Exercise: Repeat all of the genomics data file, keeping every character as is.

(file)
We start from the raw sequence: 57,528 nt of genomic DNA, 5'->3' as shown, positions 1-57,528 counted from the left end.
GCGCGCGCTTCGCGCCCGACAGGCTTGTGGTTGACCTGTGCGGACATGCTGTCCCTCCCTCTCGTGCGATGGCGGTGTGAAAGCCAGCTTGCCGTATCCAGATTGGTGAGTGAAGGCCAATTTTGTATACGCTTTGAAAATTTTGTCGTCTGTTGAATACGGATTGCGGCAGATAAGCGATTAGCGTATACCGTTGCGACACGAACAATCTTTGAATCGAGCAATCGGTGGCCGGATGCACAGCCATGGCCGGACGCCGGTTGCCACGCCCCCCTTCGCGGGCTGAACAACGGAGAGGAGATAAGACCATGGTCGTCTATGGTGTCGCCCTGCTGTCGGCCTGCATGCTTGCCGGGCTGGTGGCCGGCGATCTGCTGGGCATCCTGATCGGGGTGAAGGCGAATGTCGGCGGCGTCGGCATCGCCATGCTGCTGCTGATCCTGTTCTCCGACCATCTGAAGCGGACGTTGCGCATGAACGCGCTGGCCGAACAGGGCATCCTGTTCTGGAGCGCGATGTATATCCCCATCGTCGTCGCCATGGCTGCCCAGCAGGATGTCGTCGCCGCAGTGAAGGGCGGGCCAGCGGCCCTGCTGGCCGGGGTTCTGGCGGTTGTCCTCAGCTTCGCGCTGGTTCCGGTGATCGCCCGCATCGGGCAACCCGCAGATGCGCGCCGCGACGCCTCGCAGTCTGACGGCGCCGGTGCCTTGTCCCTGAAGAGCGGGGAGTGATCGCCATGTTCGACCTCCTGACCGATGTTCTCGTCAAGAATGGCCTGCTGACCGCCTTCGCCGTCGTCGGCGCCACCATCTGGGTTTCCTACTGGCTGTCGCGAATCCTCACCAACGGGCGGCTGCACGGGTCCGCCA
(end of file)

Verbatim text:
We start from the raw sequence: 57,528 nt of genomic DNA, 5'->3' as shown, positions 1-57,528 counted from the left end.
GCGCGCGCTTCGCGCCCGACAGGCTTGTGGTTGACCTGTGCGGACATGCTGTCCCTCCCTCTCGTGCGATGGCGGTGTGAAAGCCAGCTTGCCGTATCCAGATTGGTGAGTGAAGGCCAATTTTGTATACGCTTTGAAAATTTTGTCGTCTGTTGAATACGGATTGCGGCAGATAAGCGATTAGCGTATACCGTTGCGACACGAACAATCTTTGAATCGAGCAATCGGTGGCCGGATGCACAGCCATGGCCGGACGCCGGTTGCCACGCCCCCCTTCGCGGGCTGAACAACGGAGAGGAGATAAGACCATGGTCGTCTATGGTGTCGCCCTGCTGTCGGCCTGCATGCTTGCCGGGCTGGTGGCCGGCGATCTGCTGGGCATCCTGATCGGGGTGAAGGCGAATGTCGGCGGCGTCGGCATCGCCATGCTGCTGCTGATCCTGTTCTCCGACCATCTGAAGCGGACGTTGCGCATGAACGCGCTGGCCGAACAGGGCATCCTGTTCTGGAGCGCGATGTATATCCCCATCGTCGTCGCCATGGCTGCCCAGCAGGATGTCGTCGCCGCAGTGAAGGGCGGGCCAGCGGCCCTGCTGGCCGGGGTTCTGGCGGTTGTCCTCAGCTTCGCGCTGGTTCCGGTGATCGCCCGCATCGGGCAACCCGCAGATGCGCGCCGCGACGCCTCGCAGTCTGACGGCGCCGGTGCCTTGTCCCTGAAGAGCGGGGAGTGATCGCCATGTTCGACCTCCTGACCGATGTTCTCGTCAAGAATGGCCTGCTGACCGCCTTCGCCGTCGTCGGCGCCACCATCTGGGTTTCCTACTGGCTGTCGCGAATCCTCACCAACGGGCGGCTGCACGGGTCCGCCA